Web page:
MP: What was your favorite part about touring for that album?
NM: There was one night we went to these hot springs. It was just outside Big Sur at 1 AM. We soon found out it was a nudist hot springs experience, and there were all these hippie couples there. Pretty soon everyone was hooking up except the four dudes who fell outta the van blarring Pink Floyd. We all kinda looked at each other...and the general glance conveyed 'f***kk, I wish I wasn't with 3 other dudes right now' but also, 'man, so glad to be with my 3 dudes right now'
MP: It's been almost four years since Colored Emotions was released. What have you guys been up to and how have you changed as a band since then?
NM: We have been writing a lot and rehearsing for the live show. We've since got a live keyboard player and a new guitar player, Mark left the group to do his own thing. We finished our second record (Pennied Days), which is going to come out in March, just after an EP of all new material drops sometime before then. Also, just working to pay rent and shit. It's tough to have the band pay for life when you aren't playing out as much. Gonna start playing out more though...
MP: Are you working with Domino for your upcoming releases and can you talk a little bit about those upcoming albums? Will they feature "Stevie" and "Border on Border"?
NM: Yeah, the new record is going to come out on Domino. It will feature "Border on Border", but not "Stevie". Stevie currently exists just as a random song floating in the ether of the internet. Maybe someday it'll be formally released...
I would say the sound has definitely changed. It may seem drastic to people who dug Colored Emotions, but to me it sounds like a natural progression 4 years down the road. It just may seem different because there wasn't a record for each one of those years in between Colored Emotions and our new album, Pennied Days. There's less reverb, more clear vocals, still flangey, hookey, and groovy though. This one is a little more folk than the last one, but still has lots of synths and disorienting effects.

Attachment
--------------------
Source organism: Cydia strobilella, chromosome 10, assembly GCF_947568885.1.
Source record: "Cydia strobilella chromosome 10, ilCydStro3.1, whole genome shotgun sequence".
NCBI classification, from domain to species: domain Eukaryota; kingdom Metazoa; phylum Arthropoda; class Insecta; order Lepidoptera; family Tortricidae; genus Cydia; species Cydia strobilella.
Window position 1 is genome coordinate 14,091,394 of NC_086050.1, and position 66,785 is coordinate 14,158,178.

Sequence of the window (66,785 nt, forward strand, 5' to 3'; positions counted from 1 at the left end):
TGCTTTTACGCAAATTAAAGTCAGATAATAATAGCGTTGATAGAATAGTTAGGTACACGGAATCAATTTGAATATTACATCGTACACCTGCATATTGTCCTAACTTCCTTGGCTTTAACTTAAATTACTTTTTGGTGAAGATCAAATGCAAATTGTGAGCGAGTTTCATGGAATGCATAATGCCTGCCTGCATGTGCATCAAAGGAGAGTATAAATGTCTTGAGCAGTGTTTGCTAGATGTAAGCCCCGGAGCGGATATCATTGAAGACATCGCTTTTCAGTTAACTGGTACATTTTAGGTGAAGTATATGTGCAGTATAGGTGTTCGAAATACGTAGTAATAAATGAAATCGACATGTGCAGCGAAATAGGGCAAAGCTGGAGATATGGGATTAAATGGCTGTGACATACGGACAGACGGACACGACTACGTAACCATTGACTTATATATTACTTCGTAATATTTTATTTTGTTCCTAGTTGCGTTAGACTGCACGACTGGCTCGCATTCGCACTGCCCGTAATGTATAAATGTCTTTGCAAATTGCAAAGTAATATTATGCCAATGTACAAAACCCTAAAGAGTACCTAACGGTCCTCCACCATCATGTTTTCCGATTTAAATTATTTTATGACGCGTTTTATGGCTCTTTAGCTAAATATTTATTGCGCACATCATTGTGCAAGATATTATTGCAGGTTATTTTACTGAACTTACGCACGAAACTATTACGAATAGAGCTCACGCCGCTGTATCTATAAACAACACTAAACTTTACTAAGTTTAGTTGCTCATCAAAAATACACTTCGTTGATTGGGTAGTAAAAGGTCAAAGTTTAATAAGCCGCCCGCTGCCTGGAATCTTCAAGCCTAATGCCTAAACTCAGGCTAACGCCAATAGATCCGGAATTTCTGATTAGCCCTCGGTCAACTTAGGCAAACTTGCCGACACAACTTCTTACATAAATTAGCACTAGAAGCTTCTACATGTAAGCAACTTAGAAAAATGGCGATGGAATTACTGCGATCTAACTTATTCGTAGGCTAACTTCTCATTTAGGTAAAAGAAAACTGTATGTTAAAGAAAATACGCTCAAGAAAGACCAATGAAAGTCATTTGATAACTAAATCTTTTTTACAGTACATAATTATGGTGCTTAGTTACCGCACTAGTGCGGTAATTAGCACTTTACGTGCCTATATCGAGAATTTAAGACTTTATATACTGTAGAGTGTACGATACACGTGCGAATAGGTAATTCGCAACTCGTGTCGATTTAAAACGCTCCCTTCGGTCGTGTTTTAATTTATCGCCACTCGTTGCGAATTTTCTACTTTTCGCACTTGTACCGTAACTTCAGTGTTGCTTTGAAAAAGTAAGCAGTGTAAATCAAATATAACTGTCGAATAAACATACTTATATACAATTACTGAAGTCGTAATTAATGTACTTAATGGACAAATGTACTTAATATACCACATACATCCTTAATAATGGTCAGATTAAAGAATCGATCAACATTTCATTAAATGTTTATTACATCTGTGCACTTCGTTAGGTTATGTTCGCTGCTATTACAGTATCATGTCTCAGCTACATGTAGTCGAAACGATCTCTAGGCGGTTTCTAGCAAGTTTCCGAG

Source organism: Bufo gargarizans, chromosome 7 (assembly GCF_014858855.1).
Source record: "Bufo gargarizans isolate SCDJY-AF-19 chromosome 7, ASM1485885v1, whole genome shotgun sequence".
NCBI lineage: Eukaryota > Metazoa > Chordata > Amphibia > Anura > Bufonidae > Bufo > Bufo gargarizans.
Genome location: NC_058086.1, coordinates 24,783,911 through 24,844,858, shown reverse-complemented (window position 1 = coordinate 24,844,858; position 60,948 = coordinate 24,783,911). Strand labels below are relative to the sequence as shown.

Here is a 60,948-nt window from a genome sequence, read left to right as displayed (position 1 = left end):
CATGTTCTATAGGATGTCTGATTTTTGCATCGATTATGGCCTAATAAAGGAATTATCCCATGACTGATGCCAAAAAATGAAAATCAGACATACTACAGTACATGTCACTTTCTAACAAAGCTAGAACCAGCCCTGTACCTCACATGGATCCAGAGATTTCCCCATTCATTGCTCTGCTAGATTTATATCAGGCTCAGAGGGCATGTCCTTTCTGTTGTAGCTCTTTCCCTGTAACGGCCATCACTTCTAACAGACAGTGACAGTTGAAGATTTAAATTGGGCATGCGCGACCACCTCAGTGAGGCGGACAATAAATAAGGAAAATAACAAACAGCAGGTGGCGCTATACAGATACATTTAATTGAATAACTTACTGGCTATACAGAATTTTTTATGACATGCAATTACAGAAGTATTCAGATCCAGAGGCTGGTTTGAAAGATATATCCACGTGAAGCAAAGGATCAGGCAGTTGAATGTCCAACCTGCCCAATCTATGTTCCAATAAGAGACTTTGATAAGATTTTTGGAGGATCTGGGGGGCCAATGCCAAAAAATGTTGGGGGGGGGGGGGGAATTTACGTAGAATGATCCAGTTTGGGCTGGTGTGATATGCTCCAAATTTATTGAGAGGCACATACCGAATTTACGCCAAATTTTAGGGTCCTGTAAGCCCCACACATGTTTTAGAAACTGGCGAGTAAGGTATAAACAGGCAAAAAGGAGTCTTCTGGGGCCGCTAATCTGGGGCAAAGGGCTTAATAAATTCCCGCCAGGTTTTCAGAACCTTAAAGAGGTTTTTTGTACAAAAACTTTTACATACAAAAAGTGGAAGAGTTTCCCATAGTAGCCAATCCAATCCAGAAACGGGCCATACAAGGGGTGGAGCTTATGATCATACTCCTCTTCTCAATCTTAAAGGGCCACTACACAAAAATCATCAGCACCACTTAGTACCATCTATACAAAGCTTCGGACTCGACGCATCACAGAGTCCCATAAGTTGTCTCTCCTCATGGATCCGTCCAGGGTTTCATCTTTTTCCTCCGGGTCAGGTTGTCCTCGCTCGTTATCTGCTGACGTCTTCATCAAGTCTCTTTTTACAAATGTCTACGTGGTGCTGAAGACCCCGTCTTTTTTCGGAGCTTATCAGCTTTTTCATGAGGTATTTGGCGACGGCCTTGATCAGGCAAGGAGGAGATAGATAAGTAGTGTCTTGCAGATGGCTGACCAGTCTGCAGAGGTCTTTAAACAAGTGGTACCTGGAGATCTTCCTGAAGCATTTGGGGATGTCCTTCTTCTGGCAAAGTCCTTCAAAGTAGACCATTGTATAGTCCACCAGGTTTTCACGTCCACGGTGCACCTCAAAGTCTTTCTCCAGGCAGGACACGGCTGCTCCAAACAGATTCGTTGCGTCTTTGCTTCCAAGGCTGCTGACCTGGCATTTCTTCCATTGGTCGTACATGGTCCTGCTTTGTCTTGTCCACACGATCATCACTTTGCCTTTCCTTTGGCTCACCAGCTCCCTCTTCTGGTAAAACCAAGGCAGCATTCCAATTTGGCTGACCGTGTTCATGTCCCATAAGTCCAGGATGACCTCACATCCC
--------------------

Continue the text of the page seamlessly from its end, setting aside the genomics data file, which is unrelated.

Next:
"I tried to make stuff that wouldn't just be Colored Emotions pt.2, which I really wanted to do cuz I still dig that sound."
MP: Who are you working with to produce the album and what are some things that have inspired (musically or non) these forthcoming projects.
NM: We recorded the new album with John Agnello, who brought out the warmth and woody tones of the acoustic elements really well while focusing in on our song's various genre hopping elements and making the entire album more cohesive, creating a commonality in the overall tone of the record. He did the last two Kurt Vile records (Smoke Ring For My Halo and Waking On A Pretty Daze), which I absolutely love.
The album is called Pennied Days and it chronicles that period after Colored Emotions where I had a bunch of old stuff, new stuff, and drastically newer stuff. I tried to get out of my comfort zone. The time frame between CE and Pennied Days was so long and the breadth of the material spans a period of time that even pre-dates Colored Emotions. I basically tried to make a record that pulled from all these various periods I have gone through. That sounds pretentious to me "periods," but ya know various sounds and sonic elements that I fell in and outta love with over time-- as is the case when you spend such a long time writing and revising...I tried to make stuff that wouldn't just be Colored Emotions pt.2, which I really wanted to do cuz I still dig that sound.
Thematically, the record seems to be about love- but I couldn't really say much more at the moment. I am still trying to figure out exactly where Pennied Days is coming from lyrically.
MP: Can you tell us about any rituals you guys have when recording an album?
NM: No rituals really. I try to listen to my demos and stuff I am working on in various places and head spaces, just to sort what works and what doesn't. It helps me understand where I am coming from when I don't really know where I am coming from...ya know?
MP: What do you spend most of your time doing when you're not recording?
NM: Probably partying or working. We all have day jobs in Minneapolis to pay our rent and various bills...
MP: Lastly, how do you guys nail that sweet, psychedelic, soulful country sound — what inspires it?
NM: Hah! I guess wanting to create something in the vein of what we love- Gram Parsons/Flying Burrito Brothers, Curtis Mayfield, The Band, The Flaming Lips, Pink Floyd, Jackson Browne, Kurt Vile, Sly and The Family Stone, Leon Russell, so many more. Just trying to take it all in and put it back out there through our lens.
Pennied Days is out now